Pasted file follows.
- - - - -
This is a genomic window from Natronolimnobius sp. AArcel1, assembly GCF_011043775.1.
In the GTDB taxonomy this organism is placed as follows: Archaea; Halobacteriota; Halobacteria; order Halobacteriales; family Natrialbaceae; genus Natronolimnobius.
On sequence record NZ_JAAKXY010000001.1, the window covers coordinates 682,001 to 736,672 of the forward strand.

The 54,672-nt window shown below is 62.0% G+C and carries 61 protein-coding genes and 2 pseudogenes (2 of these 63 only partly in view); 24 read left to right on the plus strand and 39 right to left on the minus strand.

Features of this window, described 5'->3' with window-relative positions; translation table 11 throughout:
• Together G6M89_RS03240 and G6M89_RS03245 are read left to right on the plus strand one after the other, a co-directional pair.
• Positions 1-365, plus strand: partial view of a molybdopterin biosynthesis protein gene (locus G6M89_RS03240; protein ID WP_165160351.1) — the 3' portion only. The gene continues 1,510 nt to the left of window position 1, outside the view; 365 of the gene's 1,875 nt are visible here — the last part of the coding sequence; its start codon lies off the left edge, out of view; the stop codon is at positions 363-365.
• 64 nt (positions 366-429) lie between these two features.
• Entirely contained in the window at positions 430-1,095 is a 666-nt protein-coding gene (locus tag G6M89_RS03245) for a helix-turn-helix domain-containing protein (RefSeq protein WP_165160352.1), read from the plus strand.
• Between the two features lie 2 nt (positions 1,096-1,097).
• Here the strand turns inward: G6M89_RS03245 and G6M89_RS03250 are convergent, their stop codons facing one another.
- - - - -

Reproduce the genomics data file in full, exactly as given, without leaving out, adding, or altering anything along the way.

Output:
This is a genomic window from Natronolimnobius sp. AArcel1, assembly GCF_011043775.1.
In the GTDB taxonomy this organism is placed as follows: Archaea; Halobacteriota; Halobacteria; order Halobacteriales; family Natrialbaceae; genus Natronolimnobius.
On sequence record NZ_JAAKXY010000001.1, the window covers coordinates 682,001 to 736,672 of the forward strand.

The 54,672-nt window shown below is 62.0% G+C and carries 61 protein-coding genes and 2 pseudogenes (2 of these 63 only partly in view); 24 read left to right on the plus strand and 39 right to left on the minus strand.

Features of this window, described 5'->3' with window-relative positions; translation table 11 throughout:
• Together G6M89_RS03240 and G6M89_RS03245 are read left to right on the plus strand one after the other, a co-directional pair.
• Positions 1-365, plus strand: partial view of a molybdopterin biosynthesis protein gene (locus G6M89_RS03240; protein ID WP_165160351.1) — the 3' portion only. The gene continues 1,510 nt to the left of window position 1, outside the view; 365 of the gene's 1,875 nt are visible here — the last part of the coding sequence; its start codon lies off the left edge, out of view; the stop codon is at positions 363-365.
• 64 nt (positions 366-429) lie between these two features.
• Entirely contained in the window at positions 430-1,095 is a 666-nt protein-coding gene (locus tag G6M89_RS03245) for a helix-turn-helix domain-containing protein (RefSeq protein WP_165160352.1), read from the plus strand.
• Between the two features lie 2 nt (positions 1,096-1,097).
• Here the strand turns inward: G6M89_RS03245 and G6M89_RS03250 are convergent, their stop codons facing one another.